Amid a massive company pivot, a monthlong press cycle and increasing calls for regulation, Mark Zuckerberg wants everyone to know he has a sense of humor.
In an 80-minute keynote presentation announcing his company’s name change — from Facebook to Meta — and a shift away from traditional social networking, the 37-year-old chief executive made sure to insert a longstanding gag that his employees and followers would appreciate: a bottle of barbecue sauce.
Eagle-eyed watchers knew that this wasn’t just any condiment standing on the bookshelf behind Mr. Zuckerberg. It was Sweet Baby Ray’s, the tangy grocery store staple that’s been elevated to meme status ever since the Facebook founder mentioned it in a now infamous 2016 video at least 11 times while “smoking meats” in his backyard. He was poking fun at himself.
While Mr. Zuckerberg has struggled to make himself seem empathetic and relatable, he and his army of press handlers seem to have figured out that a little self-deprecation goes a long way in making a man worth $116 billion look a bit more normal. They’ve made a yearslong effort to rehabilitate his image — one that’s been defined by onstage meltdowns, weird declarations and constant company crises. Just like his company, Mr. Zuckerberg seems keen to leave the past behind.
And so, for a few hours on Thursday, at least, people were talking about Mr. Zuckerberg — not as an all-powerful C.E.O. whose company has provided a platform to undermine elections, spread misinformation and incite violence, but as a pretty cool guy.
A Meta spokesperson declined to comment for this article.
Sweet Baby Ray’s has become enmeshed in company lore ever since Mr. Zuckerberg made his love for the sauce known on a 2016 livestream video that has been memed into oblivion. In weekly companywide Q. and A. sessions with employees, references to the barbecue sauce sometimes come up along with other inside jokes, including the chief executive’s love for McDonald’s spicy chicken nuggets and his obsession with owning goats.
In April, amid a larger effort to shift his posting away from addressing accusations about the company’s role in spreading misinformation and hate speech, Mr. Zuckerberg posted a photo of a grocery store sale of his favorite barbecue sauce, calling it “my kind of deal.”
The Sweet Baby Ray’s cameo in Thursday’s presentation was worth more than $2 million in media mentions within 24 hours, according to Apex Marketing Group, a brand consulting firm based outside of Detroit. (A Sweet Baby Ray’s spokesperson did not respond to a request for comment.)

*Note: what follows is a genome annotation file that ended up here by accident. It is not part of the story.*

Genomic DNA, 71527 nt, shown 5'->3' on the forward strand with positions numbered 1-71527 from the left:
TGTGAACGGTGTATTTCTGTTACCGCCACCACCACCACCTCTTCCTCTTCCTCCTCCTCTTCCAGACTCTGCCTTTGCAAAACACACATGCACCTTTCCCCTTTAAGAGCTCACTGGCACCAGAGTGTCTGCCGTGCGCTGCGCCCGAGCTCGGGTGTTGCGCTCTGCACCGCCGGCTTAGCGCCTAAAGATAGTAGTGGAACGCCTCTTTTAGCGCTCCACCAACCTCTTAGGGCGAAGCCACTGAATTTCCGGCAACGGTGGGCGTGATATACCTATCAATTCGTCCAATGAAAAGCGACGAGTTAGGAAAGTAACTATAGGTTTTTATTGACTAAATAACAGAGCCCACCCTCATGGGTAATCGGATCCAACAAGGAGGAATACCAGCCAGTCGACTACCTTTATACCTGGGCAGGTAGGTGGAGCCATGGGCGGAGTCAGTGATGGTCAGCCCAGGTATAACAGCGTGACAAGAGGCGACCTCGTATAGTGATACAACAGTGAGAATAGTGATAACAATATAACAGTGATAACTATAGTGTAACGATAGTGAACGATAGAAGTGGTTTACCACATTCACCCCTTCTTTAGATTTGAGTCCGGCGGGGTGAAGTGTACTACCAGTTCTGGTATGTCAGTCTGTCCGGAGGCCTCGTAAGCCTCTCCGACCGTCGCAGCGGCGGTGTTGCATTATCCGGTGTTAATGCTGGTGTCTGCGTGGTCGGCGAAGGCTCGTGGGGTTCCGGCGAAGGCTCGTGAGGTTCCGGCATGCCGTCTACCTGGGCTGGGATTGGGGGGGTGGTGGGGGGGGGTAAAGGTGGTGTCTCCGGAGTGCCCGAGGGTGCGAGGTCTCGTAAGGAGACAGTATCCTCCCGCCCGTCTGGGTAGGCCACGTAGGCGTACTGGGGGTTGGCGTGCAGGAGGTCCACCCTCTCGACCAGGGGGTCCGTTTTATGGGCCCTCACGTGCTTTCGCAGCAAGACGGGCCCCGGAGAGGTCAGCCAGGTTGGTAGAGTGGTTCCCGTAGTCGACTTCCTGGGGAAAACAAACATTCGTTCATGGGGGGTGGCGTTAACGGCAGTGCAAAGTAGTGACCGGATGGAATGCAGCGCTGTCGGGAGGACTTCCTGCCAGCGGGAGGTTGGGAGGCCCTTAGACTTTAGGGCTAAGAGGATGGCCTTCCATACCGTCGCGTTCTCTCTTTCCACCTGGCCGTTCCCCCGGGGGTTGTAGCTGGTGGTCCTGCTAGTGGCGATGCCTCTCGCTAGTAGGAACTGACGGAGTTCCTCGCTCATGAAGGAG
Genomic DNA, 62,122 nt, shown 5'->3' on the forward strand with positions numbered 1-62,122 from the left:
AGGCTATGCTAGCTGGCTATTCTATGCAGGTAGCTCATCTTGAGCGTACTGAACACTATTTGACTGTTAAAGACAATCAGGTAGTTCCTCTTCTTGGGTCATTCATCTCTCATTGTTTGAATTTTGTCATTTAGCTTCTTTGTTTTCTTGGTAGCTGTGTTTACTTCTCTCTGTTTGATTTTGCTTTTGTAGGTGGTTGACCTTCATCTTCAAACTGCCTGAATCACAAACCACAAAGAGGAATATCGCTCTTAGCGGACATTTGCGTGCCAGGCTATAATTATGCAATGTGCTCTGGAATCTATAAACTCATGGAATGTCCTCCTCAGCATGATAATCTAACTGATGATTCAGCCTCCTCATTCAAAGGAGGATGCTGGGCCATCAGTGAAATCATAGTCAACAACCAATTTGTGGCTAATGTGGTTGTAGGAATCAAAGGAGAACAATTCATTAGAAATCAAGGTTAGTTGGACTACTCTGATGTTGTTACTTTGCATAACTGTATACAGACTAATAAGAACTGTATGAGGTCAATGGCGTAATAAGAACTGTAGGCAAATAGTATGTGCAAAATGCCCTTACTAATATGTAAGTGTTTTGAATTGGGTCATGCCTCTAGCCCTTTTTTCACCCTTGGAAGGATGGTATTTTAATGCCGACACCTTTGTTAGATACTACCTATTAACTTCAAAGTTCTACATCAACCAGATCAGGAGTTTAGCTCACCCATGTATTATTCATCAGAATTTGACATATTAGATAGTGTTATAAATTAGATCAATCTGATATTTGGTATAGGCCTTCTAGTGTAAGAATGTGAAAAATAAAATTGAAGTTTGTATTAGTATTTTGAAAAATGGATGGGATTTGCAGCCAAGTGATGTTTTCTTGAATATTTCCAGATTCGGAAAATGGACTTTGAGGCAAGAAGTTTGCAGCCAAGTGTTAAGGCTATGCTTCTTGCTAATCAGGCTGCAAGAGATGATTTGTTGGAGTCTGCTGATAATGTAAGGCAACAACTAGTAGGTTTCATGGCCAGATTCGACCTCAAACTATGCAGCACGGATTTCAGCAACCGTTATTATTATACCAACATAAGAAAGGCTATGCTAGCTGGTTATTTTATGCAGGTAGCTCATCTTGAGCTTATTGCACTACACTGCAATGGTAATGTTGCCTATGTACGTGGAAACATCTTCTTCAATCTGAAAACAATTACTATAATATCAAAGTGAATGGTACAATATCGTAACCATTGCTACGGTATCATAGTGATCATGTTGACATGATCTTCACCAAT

That wasn’t the only Easter egg that Face— er, Meta stuck in the presentation.
At one point in the stream, Mr. Zuckerberg appeared at a desk with a bottle of sunscreen sitting atop it and a surfboard leaning against the wall behind him.
Understand the Facebook Papers
A tech giant in trouble. The leak of internal documents by a former Facebook employee has provided an intimate look at the operations of the secretive social media company and renewed calls for better regulations of the company’s wide reach into the lives of its users.
How it began. In September, The Wall Street Journal published The Facebook Files, a series of reports based on leaked documents. The series exposed evidence that Facebook, which on Oct. 28 assumed the corporate name of Meta, knew Instagram, one of its products was worsening body-image issues among teenagers.
The whistle-blower. During an interview with “60 Minutes” that aired Oct. 3, Frances Haugen, a Facebook product manager who left the company in May, revealed that she was responsible for the leak of those internal documents.
Ms. Haugen’s testimony in Congress. On Oct. 5, Ms. Haugen testified before a Senate subcommittee, saying that Facebook was willing to use hateful and harmful content on its site to keep users coming back. Facebook executives, including Mark Zuckerberg, called her accusations untrue.
The Facebook Papers. Ms. Haugen also filed a complaint with the Securities and Exchange Commission and provided the documents to Congress in redacted form. A congressional staff member then supplied the documents, known as the Facebook Papers, to several news organizations, including The New York Times.
New revelations. Documents from the Facebook Papers show the degree to which Facebook knew of extremist groups on its site trying to polarize American voters before the election. They also reveal that internal researchers had repeatedly determined how Facebook’s key features amplified toxic content on the platform.
The objects were a callback to a photo that circulated last year of Mr. Zuckerberg on the high seas in Hawaii, his face covered in a heavy helping of zinc sunscreen while riding a motorized hydrofoil.
That photograph, Mr. Zuckerberg later said in an Instagram Live video, was an attempt to hide from paparazzi. It had the opposite effect.
Following a demonstration of Meta’s planned expansion into video games, Mr. Zuckerberg made a verbal nod to his lathered up face: A gaming opponent, in the video, asks if he wants to play again. “Maybe later,” Mr. Zuckerberg replies. “I’m going to need a lot more sunscreen, though.”
As outlets continue to publish stories based on thousands of leaked documents from a company whistle-blower, a company name change and a few jokes are unlikely to erase Meta’s past. But they may help undermine the public perception that Mr. Zuckerberg can’t take a little ribbing.
In one part of Thursday’s presentation, his avatar tried to sit down to a virtual card game with a group of friends. One of them had chosen their digital presence to be a robot.
“I thought I was supposed to be the robot,” Mr. Zuckerberg quipped.